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How a Blood Moon eclipse spared Christopher Columbus from disaster on final voyage to New World

In 1492, Christopher Columbus made his infamous voyage across the Atlantic Ocean to the New World that set the stage for future voyages. However, his fourth and final voyage almost ended in disaster if it were not for the help of the moon.

Over a decade after his first trip to the New World, Columbus set sail on his fourth and final voyage that was riddled with problems.

His fleet in the 1502 voyage across the Atlantic was comprised of four ships, but not all of them made it to their intended destination.

"The four ships that he had were being eaten by worms that would eat the wood, so the ships started becoming unstable and leaking," said Mel Blake, associate professor of physics at the university of northern Alabama.

Later that year, Columbus and his crew landed on the island now known as Jamaica, with only two of his four ships. However, these two ships were damaged, so they were stranded on the island until relief arrived.

An artist's depiction of Christopher Columbus landing in the New World. (Photo/Library of Congress)

At the time, Jamaica was inhabited by local people called the Arawak Indians who decided to help Columbus and his men.

They showed up with large ships and gusts, and it all seemed very impressive, so the local people helped them, Blake said.

For months, the Arawak Indians helped Columbus and his crew as they waited to be rescued, giving them food and supplies.

"This went on from about June 1503 when they arrived until well into the fall until finally the local people were getting tired of helping them," Blake said.

Eventually, the Arawak Indians refused to help Columbus and his crew any longer, a decision that could spell disaster as they were not equipped to survive on the island for an extended period of time.

"Christopher Columbus knew that he had no way of getting off of the beach because his ships were still leaking and he was waiting for relief, so he needed a way out. He decided to use blatant trickery."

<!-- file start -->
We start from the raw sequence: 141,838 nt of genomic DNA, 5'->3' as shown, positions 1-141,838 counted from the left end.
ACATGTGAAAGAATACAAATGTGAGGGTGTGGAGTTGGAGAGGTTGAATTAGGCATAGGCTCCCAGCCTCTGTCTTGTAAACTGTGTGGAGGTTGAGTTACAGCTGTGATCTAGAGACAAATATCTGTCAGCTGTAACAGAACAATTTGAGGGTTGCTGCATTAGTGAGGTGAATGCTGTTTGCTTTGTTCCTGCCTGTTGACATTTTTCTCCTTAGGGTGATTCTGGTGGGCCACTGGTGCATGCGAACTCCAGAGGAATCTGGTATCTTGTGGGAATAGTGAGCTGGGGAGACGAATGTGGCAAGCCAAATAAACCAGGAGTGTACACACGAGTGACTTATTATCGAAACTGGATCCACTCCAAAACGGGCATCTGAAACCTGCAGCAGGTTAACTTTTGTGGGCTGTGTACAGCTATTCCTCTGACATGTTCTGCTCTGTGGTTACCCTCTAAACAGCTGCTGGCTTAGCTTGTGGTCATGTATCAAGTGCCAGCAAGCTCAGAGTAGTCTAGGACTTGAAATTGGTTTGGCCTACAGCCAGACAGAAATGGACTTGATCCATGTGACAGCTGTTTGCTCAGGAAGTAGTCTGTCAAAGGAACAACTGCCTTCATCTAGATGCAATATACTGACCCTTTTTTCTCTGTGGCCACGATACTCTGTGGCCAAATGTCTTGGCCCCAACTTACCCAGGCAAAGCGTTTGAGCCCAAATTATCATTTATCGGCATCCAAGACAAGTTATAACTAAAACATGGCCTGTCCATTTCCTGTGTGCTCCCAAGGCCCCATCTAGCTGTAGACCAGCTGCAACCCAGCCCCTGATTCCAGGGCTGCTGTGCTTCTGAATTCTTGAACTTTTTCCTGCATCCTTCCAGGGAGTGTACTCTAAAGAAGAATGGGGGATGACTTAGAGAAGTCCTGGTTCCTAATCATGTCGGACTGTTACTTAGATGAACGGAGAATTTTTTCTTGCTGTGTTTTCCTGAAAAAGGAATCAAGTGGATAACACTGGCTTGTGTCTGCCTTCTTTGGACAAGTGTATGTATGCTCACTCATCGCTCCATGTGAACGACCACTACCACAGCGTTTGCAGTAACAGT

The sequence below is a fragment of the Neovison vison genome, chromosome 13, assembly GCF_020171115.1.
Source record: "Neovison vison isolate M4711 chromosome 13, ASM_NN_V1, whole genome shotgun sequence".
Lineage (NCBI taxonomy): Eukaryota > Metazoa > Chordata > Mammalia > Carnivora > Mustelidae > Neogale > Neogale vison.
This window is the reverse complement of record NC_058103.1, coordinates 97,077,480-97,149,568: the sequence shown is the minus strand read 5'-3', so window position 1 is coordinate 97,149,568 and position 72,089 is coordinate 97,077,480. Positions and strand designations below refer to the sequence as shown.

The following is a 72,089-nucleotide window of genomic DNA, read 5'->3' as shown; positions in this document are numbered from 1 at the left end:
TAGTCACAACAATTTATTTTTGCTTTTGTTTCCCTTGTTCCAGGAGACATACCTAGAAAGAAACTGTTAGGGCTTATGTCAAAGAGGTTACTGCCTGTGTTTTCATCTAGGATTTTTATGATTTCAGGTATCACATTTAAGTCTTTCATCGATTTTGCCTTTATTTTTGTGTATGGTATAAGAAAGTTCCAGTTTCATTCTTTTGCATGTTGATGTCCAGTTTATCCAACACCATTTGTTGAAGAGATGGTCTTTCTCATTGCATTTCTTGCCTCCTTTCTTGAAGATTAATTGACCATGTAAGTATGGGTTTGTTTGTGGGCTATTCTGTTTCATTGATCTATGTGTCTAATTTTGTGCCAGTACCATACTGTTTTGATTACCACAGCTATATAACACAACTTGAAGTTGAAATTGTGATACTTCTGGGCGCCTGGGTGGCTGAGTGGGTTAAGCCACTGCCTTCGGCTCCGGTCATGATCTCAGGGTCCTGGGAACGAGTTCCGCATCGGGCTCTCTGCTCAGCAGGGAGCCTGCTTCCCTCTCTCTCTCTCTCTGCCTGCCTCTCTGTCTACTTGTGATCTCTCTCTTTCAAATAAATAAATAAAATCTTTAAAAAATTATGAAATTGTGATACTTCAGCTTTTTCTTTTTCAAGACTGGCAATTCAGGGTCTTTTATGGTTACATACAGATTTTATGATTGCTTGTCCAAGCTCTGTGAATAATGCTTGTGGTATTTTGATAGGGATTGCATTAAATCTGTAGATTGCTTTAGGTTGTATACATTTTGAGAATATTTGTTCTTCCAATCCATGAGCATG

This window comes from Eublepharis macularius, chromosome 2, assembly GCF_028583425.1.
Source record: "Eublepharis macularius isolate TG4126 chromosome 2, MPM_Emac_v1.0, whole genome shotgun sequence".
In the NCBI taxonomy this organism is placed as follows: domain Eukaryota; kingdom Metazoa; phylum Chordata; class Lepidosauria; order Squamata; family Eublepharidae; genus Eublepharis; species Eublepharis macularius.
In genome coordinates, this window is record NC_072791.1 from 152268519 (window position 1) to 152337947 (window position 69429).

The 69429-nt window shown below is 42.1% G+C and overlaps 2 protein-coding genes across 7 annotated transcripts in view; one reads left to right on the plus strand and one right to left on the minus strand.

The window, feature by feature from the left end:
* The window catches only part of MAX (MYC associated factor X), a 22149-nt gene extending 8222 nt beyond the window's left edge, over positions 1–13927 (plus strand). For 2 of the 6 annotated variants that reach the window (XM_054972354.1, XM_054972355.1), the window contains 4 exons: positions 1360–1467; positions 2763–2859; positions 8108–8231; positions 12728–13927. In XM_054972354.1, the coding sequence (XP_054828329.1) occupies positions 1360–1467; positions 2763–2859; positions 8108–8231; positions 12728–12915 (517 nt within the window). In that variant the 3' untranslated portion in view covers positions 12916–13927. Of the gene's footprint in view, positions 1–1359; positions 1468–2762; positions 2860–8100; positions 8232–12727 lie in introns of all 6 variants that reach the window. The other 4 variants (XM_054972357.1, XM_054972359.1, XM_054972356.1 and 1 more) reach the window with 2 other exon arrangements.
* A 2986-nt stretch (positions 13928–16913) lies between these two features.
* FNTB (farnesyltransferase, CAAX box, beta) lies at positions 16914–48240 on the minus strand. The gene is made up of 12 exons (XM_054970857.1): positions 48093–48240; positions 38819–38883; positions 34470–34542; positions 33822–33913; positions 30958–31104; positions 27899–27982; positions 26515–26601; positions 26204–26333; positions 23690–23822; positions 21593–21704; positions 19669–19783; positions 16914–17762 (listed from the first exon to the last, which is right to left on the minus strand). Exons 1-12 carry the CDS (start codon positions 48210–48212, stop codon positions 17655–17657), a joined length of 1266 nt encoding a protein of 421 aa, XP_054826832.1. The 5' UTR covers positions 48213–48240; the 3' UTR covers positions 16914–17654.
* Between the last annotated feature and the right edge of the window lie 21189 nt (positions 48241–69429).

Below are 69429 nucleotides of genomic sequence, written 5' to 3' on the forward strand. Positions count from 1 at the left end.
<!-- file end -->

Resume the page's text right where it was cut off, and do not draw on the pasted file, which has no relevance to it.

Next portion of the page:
How a Blood Moon would come to Columbus' aid

Back in the time of Columbus, they used astronomical charts to help navigate while out at sea. They also had astronomical almanacs that would entail positions of the moon, as well as events such as lunar eclipses.

Columbus had a copy of an almanac that described a total lunar eclipse that would happen on the evening of Feb. 29, 1504. This eclipse would be his opportunity to convince the local people to help him again.

A total lunar eclipse photographed in 2015. (Photo/AccuAstronomy Fan Pascal Pharand)

Three days before the eclipse, Columbus told the Arawak Indians that his god was very angry and that they were no longer helping him. As a repercussion, his god would turn off the moon until they decided to help again.

This may have sounded like a ridiculous claim to the local people, but three days later, Columbus' prediction began to unfold.

"The eclipse stared happening and the moon started to get a little nibble taken out of it as the Earth's shadow crossed the face of the moon," Blake said.

"It turned this blood red color the way total lunar eclipses do."

This terrified the locals. They promised to help Columbus again as long as he restored the moon back to normal.

Shortly before the eclipse ended, Columbus announced that his god was pleased again, and that the moon would return to normal.

Moments later, the eclipse was over, the moon appeared as it normally does in the night sky and Columbus' trick had worked perfectly. The locals would now supply him and his crew with food and supplies throughout the remainder of their stay until relief arrived.

While this may sound like an ingenious trick to the benefit of Columbus, there was a chance that it could have backfired.

"It was a bit of a risk because the tables at the time for the eclipses weren't as accurate as they are now where you can predict within the minute," Blake said.

If the total lunar eclipse happened a day later, or was not completely visible in that part of the world, it would not have panned out as Columbus had hoped.

Additionally, if the weather was not in favor of Columbus, his predicted lunar eclipse would not have been visible, wasting the opportunity to take advantage of such a rare event.

But Columbus' plan worked out perfectly to the benefit of him and his crew.

Later that year, relief arrived to rescue Columbus and he was able to return to Europe.